Friday, June 19, 2009

Information &Referrals

If you look at my Twitter profile, you will see several non-profit organizations and charities that I associate myself with. You may be surprised and wonder how one person can support so many agencies and still have time for themselves. Let me tell you a bit of my experience in working with so many (and there are many more that are not listed). I once worked for The United Way of America as an Information & Referral Specialist. This is an actual job that requires extensive training, as well as national testing. Once trained in this field, I took calls from the general public, who were usually at the end of their rope, looking for assistance for a variety of problematic issues. Some of the calls were from those about to become homeless and were looking for resources to prevent this devastation. Some calls were from those who had just lost everything from a fire or flood and needed immediate assistance. People called in with addiction issues needing treatment, as well as, health/ insurance issues. There were those who needed help with utility bills, finding financial assistance for school, issues with work related discrimination, HIV/AIDS support, suicide ideation, domestic violence, sexual abuse, mortgage difficulties, and just about every topic that you could imagine. It was my (and several of my colleagues) position to contact the referring agencies and discuss the type of assistance that they could provide. This work was very interesting because all of these agencies wanted to reach out and help those in need. My callers usually called us as a last resort, as they have tapped into every other suggestion given to them by friends and family. I was amazed at the services that were out there wanting to lend a hand, if people would only ask. In some cases, financial assistance was readily given. I thoroughly enjoyed this cross talk with these organizations, as it was a learning experience for me, and I soon became very familiar with every individual service that each agency provided. And there were always more agencies willing to help. They just needed to get the word out to let the public know that they existed. I felt great joy from connecting people to services that would make their lives a little better. And it is all about these ever so important connections. Once involved with an agency, you are likely to become a lifetime client and always be provided with support, if needed. Like all non-profits, funding is necessary. Some receive state and federal grants, and some rely on private donations. To keep these agencies up and running, money is needed. Even giving a small amount can make a big difference if the masses are donating. On Twitter, I saw that there were users who were promoting a cause, but these users usually posted an article related to their cause and that was it. I thought a more personal touch was needed so I decided to make myself as available as much as possible to answer questions, give support, give referrals and (as a Counselor) just listen to the trials and tribulations that people were going through. Sometimes, people need only to vent and feel as though they are being heard and understood. This reduces anxiety. If their situation remains in their head, it gains power, seeming worse than it actually is, and almost becomes paralyzing. Once out in the open, problems seems much more realistic and solvable. So please take the time to investigate the link that I provide and skim through the list of services that each organization provide. From, "Feeding America" to "UNICEF", you will be a bit more educated. You may not be in need of the service, yourself, but you may know someone who can benefit from them. And you know, there are tens of thousands of people on Twitter. Everyone has baggage and life issues to deal with so I believe this service can be helpful. Every section of the country has their own division of the, "United way's First Call For Help". You need only to call your directory to locate the phone number of your local branch. Hopefully, connecting people to services will become a little easier on Twitter.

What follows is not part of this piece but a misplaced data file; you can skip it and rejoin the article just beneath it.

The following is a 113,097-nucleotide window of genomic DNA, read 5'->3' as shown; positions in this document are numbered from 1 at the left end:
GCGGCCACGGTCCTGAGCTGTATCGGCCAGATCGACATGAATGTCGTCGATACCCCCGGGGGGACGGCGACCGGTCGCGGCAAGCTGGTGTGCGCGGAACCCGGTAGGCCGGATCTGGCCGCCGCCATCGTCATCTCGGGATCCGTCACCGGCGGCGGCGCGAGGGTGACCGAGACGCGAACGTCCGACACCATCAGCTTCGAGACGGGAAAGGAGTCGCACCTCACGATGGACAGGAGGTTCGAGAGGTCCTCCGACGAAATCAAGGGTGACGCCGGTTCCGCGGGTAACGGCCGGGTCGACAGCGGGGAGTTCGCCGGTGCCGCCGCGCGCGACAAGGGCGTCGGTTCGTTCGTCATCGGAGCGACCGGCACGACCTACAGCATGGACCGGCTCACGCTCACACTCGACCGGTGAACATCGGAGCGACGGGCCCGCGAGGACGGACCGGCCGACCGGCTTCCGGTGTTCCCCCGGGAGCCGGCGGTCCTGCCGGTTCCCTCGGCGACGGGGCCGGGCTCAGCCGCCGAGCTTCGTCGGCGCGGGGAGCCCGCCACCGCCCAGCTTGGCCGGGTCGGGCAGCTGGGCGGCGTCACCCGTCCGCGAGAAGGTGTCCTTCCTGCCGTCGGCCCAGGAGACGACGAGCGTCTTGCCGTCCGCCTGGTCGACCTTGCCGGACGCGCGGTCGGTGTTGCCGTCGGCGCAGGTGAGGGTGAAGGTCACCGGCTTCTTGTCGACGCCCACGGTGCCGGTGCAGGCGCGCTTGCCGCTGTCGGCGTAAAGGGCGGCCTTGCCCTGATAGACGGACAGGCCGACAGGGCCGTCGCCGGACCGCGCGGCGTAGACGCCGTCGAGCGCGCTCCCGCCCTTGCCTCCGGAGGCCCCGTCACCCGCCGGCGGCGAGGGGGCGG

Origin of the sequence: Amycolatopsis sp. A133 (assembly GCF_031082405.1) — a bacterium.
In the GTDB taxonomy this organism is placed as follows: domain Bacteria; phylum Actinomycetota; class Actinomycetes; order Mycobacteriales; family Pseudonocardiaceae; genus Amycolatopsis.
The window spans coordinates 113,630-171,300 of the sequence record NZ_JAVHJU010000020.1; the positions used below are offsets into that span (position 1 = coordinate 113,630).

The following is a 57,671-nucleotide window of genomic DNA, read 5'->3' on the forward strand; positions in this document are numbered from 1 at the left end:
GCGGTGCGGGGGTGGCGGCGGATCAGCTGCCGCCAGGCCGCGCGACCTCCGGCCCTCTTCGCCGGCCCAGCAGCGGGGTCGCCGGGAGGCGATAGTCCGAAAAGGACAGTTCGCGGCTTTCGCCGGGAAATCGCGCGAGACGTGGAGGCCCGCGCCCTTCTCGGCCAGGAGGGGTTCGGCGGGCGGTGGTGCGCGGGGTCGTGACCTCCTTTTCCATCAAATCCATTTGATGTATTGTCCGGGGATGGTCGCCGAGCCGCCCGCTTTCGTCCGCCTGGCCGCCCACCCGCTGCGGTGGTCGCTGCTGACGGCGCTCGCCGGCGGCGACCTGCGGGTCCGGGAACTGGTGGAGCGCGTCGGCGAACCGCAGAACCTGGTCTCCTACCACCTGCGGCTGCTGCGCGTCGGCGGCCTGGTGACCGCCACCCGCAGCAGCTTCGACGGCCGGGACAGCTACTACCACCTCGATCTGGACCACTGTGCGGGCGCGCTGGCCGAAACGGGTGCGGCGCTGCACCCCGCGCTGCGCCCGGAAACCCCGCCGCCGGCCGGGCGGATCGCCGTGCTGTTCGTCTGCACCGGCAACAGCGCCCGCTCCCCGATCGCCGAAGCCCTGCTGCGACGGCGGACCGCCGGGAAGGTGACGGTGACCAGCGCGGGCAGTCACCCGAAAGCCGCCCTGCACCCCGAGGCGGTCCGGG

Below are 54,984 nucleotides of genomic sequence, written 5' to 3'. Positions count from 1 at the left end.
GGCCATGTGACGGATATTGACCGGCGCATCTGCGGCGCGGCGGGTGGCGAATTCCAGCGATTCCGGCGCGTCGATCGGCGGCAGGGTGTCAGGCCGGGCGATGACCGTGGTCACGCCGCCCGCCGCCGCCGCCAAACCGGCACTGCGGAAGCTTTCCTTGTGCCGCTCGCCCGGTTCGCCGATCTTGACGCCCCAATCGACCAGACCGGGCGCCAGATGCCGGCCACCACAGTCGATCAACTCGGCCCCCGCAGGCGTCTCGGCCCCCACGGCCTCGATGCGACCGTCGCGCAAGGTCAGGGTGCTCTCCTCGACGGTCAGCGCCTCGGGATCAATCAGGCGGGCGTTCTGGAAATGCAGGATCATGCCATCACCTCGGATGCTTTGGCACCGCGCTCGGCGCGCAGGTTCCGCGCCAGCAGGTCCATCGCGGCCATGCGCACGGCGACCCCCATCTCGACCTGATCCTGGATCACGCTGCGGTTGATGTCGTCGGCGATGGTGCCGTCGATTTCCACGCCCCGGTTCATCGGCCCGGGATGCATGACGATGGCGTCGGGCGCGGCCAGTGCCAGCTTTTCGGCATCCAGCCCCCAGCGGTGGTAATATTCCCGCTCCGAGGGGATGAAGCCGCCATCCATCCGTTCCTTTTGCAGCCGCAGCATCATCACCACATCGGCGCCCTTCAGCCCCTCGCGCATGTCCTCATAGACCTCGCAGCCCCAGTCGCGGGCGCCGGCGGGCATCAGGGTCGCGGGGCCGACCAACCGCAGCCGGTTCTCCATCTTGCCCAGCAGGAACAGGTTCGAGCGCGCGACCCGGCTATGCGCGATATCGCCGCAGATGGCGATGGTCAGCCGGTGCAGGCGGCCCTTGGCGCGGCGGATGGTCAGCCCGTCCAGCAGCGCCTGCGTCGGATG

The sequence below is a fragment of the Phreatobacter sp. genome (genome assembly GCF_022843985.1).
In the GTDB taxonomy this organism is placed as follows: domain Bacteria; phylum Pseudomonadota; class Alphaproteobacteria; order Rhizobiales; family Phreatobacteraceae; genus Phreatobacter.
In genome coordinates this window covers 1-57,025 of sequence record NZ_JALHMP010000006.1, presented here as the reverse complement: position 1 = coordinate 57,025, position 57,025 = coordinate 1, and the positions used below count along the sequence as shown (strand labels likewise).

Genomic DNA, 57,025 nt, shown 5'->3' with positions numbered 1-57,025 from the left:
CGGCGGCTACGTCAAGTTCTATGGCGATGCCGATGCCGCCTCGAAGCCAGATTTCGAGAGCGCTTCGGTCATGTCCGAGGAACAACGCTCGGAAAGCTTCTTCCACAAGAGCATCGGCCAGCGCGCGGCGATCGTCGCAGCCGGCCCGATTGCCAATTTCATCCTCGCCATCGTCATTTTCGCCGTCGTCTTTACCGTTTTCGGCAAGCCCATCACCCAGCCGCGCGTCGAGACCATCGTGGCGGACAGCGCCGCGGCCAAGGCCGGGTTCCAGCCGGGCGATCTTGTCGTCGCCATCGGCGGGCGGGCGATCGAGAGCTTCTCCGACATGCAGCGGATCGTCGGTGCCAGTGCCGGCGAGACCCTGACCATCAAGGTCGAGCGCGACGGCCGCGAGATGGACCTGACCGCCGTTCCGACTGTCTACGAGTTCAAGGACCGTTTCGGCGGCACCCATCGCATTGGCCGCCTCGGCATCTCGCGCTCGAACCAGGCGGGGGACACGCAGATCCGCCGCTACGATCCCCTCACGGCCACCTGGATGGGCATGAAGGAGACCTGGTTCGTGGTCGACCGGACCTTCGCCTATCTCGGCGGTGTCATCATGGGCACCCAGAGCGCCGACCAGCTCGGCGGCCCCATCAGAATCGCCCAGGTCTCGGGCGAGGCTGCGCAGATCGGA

Tuesday, June 9, 2009

HIV/ AIDS Today and Yesterday